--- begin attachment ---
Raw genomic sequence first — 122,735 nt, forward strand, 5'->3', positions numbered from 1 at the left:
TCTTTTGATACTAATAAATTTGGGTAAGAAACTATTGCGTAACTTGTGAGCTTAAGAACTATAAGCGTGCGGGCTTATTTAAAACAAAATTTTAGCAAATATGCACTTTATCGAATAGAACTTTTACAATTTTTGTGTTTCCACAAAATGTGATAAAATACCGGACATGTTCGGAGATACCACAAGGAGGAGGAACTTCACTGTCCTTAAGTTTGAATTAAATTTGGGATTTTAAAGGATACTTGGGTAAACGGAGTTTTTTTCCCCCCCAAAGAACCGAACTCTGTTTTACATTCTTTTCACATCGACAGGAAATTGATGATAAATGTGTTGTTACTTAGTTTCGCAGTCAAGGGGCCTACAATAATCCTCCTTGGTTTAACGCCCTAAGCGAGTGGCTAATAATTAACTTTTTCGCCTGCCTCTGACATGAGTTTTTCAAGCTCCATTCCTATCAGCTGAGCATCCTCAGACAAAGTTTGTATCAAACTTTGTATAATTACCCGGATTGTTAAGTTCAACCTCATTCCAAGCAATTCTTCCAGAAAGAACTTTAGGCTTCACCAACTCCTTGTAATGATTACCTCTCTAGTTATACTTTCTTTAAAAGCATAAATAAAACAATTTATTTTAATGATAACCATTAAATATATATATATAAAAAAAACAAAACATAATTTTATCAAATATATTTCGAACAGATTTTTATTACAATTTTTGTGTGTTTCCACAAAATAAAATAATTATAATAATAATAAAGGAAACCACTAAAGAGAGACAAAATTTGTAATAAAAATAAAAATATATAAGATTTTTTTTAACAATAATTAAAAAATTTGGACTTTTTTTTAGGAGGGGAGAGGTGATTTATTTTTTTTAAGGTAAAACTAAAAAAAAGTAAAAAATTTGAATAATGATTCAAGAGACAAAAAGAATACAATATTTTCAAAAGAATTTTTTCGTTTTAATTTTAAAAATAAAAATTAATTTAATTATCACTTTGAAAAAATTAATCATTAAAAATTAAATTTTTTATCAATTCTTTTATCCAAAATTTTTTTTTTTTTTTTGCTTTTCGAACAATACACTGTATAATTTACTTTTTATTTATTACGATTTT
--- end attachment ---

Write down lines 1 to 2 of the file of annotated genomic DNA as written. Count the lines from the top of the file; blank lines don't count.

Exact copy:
Raw genomic sequence first — 122,735 nt, forward strand, 5'->3', positions numbered from 1 at the left:
TCTTTTGATACTAATAAATTTGGGTAAGAAACTATTGCGTAACTTGTGAGCTTAAGAACTATAAGCGTGCGGGCTTATTTAAAACAAAATTTTAGCAAATATGCACTTTATCGAATAGAACTTTTACAATTTTTGTGTTTCCACAAAATGTGATAAAATACCGGACATGTTCGGAGATACCACAAGGAGGAGGAACTTCACTGTCCTTAAGTTTGAATTAAATTTGGGATTTTAAAGGATACTTGGGTAAACGGAGTTTTTTTCCCCCCCAAAGAACCGAACTCTGTTTTACATTCTTTTCACATCGACAGGAAATTGATGATAAATGTGTTGTTACTTAGTTTCGCAGTCAAGGGGCCTACAATAATCCTCCTTGGTTTAACGCCCTAAGCGAGTGGCTAATAATTAACTTTTTCGCCTGCCTCTGACATGAGTTTTTCAAGCTCCATTCCTATCAGCTGAGCATCCTCAGACAAAGTTTGTATCAAACTTTGTATAATTACCCGGATTGTTAAGTTCAACCTCATTCCAAGCAATTCTTCCAGAAAGAACTTTAGGCTTCACCAACTCCTTGTAATGATTACCTCTCTAGTTATACTTTCTTTAAAAGCATAAATAAAACAATTTATTTTAATGATAACCATTAAATATATATATATAAAAAAAACAAAACATAATTTTATCAAATATATTTCGAACAGATTTTTATTACAATTTTTGTGTGTTTCCACAAAATAAAATAATTATAATAATAATAAAGGAAACCACTAAAGAGAGACAAAATTTGTAATAAAAATAAAAATATATAAGATTTTTTTTAACAATAATTAAAAAATTTGGACTTTTTTTTAGGAGGGGAGAGGTGATTTATTTTTTTTAAGGTAAAACTAAAAAAAAGTAAAAAATTTGAATAATGATTCAAGAGACAAAAAGAATACAATATTTTCAAAAGAATTTTTTCGTTTTAATTTTAAAAATAAAAATTAATTTAATTATCACTTTGAAAAAATTAATCATTAAAAATTAAATTTTTTATCAATTCTTTTATCCAAAATTTTTTTTTTTTTTTTGCTTTTCGAACAATACACTGTATAATTTACTTTTTATTTATTACGATTTT